Microscope resolution = 0.23 µm, Iris 9 resolution = 0.16 µm, sCMOS resolution = 0.25 µm

The smaller pixels of the Iris 9 however, allow the magnification to be reduced to 40x and still match Nyquist. Figure 7 shows that by reducing magnification to 40x, the microscope resolution (0.24 µm) is matched perfectly by the Iris 9 camera resolution (0.24 µm) whereas the sCMOS camera resolution at 40x is 0.37 µm, 1.5x too large for Nyquist. This means that for equivalent resolution with these two cameras, the Iris 9 can use 40x magnification but the sCMOS has to use 60x magnification.

Figure 7

Iris 9 at 40x, 0.11 μm pixel size

Figure 7

82% sCMOS at 60x, 0.11 μm pixel size

Figure 7: Field of view comparison between the Iris 9 at 40x magnification and 82% sCMOS at 60x magnification.
The yellow box on the Iris 9 image highlights the field of view captured with the 82% sCMOS at 60x magnification.
Microscope resolution at 60x = 0.23 µm, Iris 9 resolution at 60x = 0.16 µm, sCMOS resolution at 60x = 0.25 µm
Microscope resolution at 40x = 0.24 µm, Iris 9 resolution at 40x = 0.24 µm, sCMOS resolution at 40x = 0.37 µm

Figure 8 goes on to show that there is truly no loss in resolution between the Iris 9 at 40x and the sCMOS at 60x. Both cameras have the same effective pixel size of 0.11 µm and therefore both achieve Nyquist. The only difference is that the Iris 9 uses lower magnification.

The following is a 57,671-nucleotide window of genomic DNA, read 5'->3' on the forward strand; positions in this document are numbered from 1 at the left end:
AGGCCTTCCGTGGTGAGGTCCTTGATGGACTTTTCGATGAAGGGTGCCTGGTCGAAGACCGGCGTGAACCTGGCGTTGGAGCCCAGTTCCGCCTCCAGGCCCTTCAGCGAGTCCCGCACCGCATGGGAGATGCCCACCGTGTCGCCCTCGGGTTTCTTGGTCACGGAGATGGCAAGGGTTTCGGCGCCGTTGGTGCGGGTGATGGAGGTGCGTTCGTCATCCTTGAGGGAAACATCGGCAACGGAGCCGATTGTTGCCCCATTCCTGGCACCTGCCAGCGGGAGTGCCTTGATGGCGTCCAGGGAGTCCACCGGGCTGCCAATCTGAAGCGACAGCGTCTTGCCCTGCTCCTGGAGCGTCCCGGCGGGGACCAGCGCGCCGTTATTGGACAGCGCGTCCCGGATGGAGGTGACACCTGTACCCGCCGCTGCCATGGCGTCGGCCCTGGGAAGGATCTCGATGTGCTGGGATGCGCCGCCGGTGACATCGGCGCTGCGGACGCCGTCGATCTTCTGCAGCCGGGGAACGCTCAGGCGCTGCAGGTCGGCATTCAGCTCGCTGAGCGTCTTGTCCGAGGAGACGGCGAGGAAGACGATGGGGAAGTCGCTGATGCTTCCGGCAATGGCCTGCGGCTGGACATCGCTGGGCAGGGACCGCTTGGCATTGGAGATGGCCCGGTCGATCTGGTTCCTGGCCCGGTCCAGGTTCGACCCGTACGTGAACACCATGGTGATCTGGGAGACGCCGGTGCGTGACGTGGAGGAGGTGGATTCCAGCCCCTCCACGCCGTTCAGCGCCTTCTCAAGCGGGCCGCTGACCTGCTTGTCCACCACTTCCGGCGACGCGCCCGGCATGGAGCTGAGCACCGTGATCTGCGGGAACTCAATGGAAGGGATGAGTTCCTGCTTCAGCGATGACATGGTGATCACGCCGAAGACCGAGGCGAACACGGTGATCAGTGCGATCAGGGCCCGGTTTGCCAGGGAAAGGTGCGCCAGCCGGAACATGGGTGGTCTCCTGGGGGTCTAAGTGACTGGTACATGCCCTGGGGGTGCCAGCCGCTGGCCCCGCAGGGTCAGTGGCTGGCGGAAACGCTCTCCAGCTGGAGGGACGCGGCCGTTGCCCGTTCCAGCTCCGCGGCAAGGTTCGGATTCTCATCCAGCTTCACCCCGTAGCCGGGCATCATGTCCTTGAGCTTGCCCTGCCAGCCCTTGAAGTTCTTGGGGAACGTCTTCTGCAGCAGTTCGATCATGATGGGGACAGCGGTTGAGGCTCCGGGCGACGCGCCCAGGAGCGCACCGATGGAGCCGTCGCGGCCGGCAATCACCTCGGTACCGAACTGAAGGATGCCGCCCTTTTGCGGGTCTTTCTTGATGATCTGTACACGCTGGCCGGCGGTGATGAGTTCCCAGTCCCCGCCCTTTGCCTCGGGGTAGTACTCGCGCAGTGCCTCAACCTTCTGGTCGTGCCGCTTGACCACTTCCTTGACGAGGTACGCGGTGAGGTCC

By using smaller pixels, larger fields of view can be achieved by moving to lower magnification objectives. The field of view increase moving from 60x to 40x magnification is 150% which translates directly into 150% more data throughput – a tremendous advantage of moving to a smaller pixel camera.

Figure 8

Iris 9 at 40x, 0.11 µm pixel size

Figure 8

82% sCMOS at 60x, 0.11 µm pixel size

Figure 8: Resolution comparison of the Iris 9 at 40x and 82% sCMOS at 60x magnification. Images from Figure 7 zoomed 300%.

Experimental Analysis of Resolution Improvement

Experimental Design

To demonstrate the resolving power of a smaller pixel camera at lower magnification, experimental analysis was performed. The nature of biological samples often renders them unreliable for accurate measures of resolution, for this reason, a known standard was preferred. To this end, experiments were performed using the Argo-HM slide from Argolight. This slide is designed for calibrating and monitoring fluorescence systems through the use of stable fluorescence patterns of known size and fluorescence intensity.

One of the patterns on the Argo-HM slide is specifically designed for quantifying resolution (Figure 9). This pattern consists of thirteen pairs of lines with varying central gap distances. These ‘gap pairs’ are arranged top-to-bottom, where the top gap pair is separated by a distance of 100 nm and the thirteenth gap pair is separated by a distance of 700 nm. The gap pairs increase in separation distance by 50 nm as they go down.

Figure 9
Figure 9: Gradually spaced gap pairs on the Argolight Argo-HM slide using the Iris 9 at 60x magnification.
The pattern consists of 13 pairs of 50 µm-long lines with a variable central gap distance. The gradually increasing gap distance runs from 100 nm (gap pair 1) to 700 nm (gap pair 13)

Using this slide, it’s possible to calculate which gap pair the camera can accurately resolve as two separate lines.